By exploring your deepest thoughts and feelings with a reflective, inquiring, honest attitude, you can shift perspective. Standing back and reflecting on your suffering from different points of view can bring about an improved emotional state. You can create your greatest opportunities for change by confronting the realities, reframing your experiences in terms of your values and priorities, and identifying impediments that stand in the way of purpose, joy, and contentment.

For more on the means and methods of expressive writing, as well its many confirmed physiological and behavioral benefits, read James Pennebaker’s Opening Up: the Healing Power of Expressing Emotion (1997) and Louise DeSalvo’s Writing as a Way of Healing (1999)

How to Guard Against Anything You May Inadvertently Overlook

The World is More Inundated with Uncertainties and Errors Than Ever Before

Checklists can help you learn about prospective oversights and mistakes, recognize them in context, and sharpen your decisions.

I am a big fan of Harvard surgeon and columnist Atul Gawande‘s The Checklist Manifesto (2009.) His bestseller is an engaging reminder of how the world has become so complex.

The use of the humble checklist can help you manage the myriad of complexities that underlie most contemporary professional (and personal) undertakings—where what you must do is too complex to carry out reliably from memory alone. Checklists “provide a kind of a cognitive net. They catch mental flaws inherent in all of us—flaws of memory and attention and thoroughness.”

'The Checklist Manifesto: How to Get Things Right' by Atul Gawande (ISBN 0312430000) Gawande begins The Checklist Manifesto with an examination of the characteristics of errors from ignorance (mistakes you make because you don’t know enough—“much of the world and universe is—and will remain—outside our understanding and control”), and errors of ineptitude (mistakes you make because you don’t apply correctly what you know.) Most human and organizational failures involve the latter.

The philosophy is that you push the power of decision making out to the periphery and away from the center. You give people the room to adapt, based on their experience and expertise. All you ask is that they talk to one another and take responsibility. That is what works.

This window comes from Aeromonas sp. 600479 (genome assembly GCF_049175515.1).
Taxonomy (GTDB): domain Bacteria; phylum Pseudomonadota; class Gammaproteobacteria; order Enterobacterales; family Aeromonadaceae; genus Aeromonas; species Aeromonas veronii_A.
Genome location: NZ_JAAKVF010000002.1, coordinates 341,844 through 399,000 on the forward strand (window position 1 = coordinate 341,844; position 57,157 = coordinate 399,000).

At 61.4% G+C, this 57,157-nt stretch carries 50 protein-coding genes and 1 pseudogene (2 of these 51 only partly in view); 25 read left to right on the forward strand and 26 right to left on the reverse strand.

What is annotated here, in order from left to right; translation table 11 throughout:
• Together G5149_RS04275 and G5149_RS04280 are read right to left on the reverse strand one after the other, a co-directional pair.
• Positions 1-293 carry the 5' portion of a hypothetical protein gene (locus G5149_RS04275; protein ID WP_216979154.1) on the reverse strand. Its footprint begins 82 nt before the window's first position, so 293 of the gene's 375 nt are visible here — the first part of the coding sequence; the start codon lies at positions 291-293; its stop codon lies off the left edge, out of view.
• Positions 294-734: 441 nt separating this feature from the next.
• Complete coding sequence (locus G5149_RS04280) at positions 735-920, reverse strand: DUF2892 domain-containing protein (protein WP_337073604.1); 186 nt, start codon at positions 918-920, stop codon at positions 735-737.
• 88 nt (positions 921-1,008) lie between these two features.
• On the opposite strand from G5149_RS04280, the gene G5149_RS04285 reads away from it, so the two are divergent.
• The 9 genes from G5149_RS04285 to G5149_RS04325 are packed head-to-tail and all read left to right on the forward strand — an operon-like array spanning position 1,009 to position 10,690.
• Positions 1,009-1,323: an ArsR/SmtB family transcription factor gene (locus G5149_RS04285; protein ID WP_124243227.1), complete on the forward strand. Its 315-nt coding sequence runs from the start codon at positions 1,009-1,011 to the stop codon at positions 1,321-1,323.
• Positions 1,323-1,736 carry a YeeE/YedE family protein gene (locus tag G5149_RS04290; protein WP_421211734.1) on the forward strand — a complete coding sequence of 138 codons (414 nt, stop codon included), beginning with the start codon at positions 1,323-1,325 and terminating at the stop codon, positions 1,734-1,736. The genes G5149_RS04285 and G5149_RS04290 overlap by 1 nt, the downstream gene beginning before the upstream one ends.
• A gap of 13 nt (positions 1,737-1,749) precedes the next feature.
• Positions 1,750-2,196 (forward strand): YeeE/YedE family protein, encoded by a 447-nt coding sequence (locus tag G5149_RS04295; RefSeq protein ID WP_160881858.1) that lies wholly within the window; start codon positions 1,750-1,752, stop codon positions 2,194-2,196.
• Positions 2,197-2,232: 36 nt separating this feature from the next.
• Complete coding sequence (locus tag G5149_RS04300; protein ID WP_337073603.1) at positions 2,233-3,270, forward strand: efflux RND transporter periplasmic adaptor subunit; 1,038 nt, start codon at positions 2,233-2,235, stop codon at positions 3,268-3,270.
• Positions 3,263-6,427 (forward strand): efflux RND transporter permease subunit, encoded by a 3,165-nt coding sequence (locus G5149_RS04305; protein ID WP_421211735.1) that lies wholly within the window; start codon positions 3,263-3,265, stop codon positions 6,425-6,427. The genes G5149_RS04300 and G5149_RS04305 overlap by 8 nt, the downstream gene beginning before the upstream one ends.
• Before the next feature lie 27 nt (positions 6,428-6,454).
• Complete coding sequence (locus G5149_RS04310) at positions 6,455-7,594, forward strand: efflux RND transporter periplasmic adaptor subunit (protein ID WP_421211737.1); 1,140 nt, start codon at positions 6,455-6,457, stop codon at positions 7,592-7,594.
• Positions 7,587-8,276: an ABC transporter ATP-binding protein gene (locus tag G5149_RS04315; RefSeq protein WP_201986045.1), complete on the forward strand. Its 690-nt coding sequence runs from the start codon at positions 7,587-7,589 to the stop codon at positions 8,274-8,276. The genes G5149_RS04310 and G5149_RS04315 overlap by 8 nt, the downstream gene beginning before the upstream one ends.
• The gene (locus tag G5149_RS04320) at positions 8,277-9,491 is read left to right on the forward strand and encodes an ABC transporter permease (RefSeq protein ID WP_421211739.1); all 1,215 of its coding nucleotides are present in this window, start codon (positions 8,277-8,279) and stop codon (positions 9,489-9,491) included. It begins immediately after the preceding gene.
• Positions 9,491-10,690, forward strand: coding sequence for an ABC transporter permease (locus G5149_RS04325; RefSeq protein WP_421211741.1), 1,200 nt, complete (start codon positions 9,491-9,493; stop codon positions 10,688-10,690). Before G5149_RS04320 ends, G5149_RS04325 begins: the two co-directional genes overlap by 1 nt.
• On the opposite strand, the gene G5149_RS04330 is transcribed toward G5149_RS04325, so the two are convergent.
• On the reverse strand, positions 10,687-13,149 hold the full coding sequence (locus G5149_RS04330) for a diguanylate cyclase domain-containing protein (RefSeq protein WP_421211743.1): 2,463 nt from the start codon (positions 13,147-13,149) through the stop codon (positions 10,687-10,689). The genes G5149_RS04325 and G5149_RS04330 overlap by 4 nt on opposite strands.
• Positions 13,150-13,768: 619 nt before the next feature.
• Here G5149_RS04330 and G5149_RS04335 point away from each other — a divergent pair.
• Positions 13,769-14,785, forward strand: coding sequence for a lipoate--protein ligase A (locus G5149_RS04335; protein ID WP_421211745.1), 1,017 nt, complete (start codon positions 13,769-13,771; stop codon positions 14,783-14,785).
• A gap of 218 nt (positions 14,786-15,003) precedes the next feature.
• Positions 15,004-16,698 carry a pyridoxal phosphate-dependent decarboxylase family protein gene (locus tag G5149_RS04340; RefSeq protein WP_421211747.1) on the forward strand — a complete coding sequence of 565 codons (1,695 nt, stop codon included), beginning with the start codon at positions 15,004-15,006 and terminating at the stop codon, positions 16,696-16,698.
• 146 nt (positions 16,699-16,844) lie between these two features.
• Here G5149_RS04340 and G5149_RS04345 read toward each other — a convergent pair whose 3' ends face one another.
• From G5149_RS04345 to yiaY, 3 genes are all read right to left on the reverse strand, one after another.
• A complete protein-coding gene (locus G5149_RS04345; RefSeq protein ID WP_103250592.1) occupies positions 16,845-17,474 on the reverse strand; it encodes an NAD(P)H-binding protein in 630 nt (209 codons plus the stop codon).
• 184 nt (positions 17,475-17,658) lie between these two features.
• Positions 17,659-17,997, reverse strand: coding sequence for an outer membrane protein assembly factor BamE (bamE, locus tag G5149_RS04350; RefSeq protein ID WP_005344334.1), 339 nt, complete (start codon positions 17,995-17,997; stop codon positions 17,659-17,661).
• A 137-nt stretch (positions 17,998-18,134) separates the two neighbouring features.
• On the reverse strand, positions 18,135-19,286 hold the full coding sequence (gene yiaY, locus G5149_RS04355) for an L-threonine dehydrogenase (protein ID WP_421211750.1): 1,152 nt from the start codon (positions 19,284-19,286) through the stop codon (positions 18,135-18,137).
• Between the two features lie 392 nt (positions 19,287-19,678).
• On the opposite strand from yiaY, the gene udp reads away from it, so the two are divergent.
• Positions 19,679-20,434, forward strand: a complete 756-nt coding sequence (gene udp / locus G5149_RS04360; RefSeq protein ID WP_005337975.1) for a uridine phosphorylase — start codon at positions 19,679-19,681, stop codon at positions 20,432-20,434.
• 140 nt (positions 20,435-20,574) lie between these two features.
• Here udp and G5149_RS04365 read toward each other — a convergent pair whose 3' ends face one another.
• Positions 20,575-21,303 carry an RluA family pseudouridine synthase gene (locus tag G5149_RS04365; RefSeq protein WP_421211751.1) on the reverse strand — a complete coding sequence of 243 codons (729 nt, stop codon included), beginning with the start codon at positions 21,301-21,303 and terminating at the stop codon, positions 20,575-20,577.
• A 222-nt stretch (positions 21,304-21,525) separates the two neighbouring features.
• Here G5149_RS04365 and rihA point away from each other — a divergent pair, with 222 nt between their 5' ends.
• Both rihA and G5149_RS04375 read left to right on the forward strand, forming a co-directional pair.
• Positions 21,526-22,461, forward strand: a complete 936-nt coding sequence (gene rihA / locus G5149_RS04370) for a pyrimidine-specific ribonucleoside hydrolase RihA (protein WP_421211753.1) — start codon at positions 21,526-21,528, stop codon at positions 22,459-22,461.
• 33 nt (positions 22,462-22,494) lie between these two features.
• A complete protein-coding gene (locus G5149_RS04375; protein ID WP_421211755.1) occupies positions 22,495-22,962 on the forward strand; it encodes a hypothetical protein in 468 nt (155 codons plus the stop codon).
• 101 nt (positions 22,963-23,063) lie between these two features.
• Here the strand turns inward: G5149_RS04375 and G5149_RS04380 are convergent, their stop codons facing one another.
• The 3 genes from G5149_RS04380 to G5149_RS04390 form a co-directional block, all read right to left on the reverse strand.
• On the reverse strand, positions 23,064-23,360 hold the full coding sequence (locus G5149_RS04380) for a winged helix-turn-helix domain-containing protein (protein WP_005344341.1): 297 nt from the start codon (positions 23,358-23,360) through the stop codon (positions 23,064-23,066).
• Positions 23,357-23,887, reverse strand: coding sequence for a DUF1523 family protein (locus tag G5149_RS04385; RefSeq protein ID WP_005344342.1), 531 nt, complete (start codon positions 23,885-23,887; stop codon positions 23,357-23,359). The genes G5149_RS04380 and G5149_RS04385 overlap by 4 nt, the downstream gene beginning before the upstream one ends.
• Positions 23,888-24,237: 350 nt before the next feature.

The surgery room, Gawande’s own profession, is the principal setting for many of the book’s illustrative examples of how the introduction of checklists dramatically reduced the rate of complications from surgery. He also provides handy stories from other realms of human endeavor—aviation, structural engineering, and Wall Street-investing.

Getting Things Right, Every Time

Checklists are particularly valuable in situations where the stakes are high enough, but your impulsive thought process could lead to suboptimal decisions.

'Think Twice: Harnessing the Power of Counterintuition' by Michael J. Mauboussin (ISBN 1422187381) The benefits of checklists also feature prominently in the thought-provoking Think Twice: Harnessing the Power of Counterintuition (2012.) The author, Credit Suisse Investment analyst and polymath Michael J. Mauboussin, argues that checklists are more effective in certain domains than in others:

A checklist’s applicability is largely a function of a domain’s stability. In stable environments, where cause and effect is pretty clear and things don’t change much, checklists are great. But in rapidly changing environments that are heavily circumstantial, creating a checklist is a lot more difficult. In those environments, checklists can help with certain aspects of the decision. For instance, an investor evaluating a stock may use a checklist to make sure that she builds her financial model properly.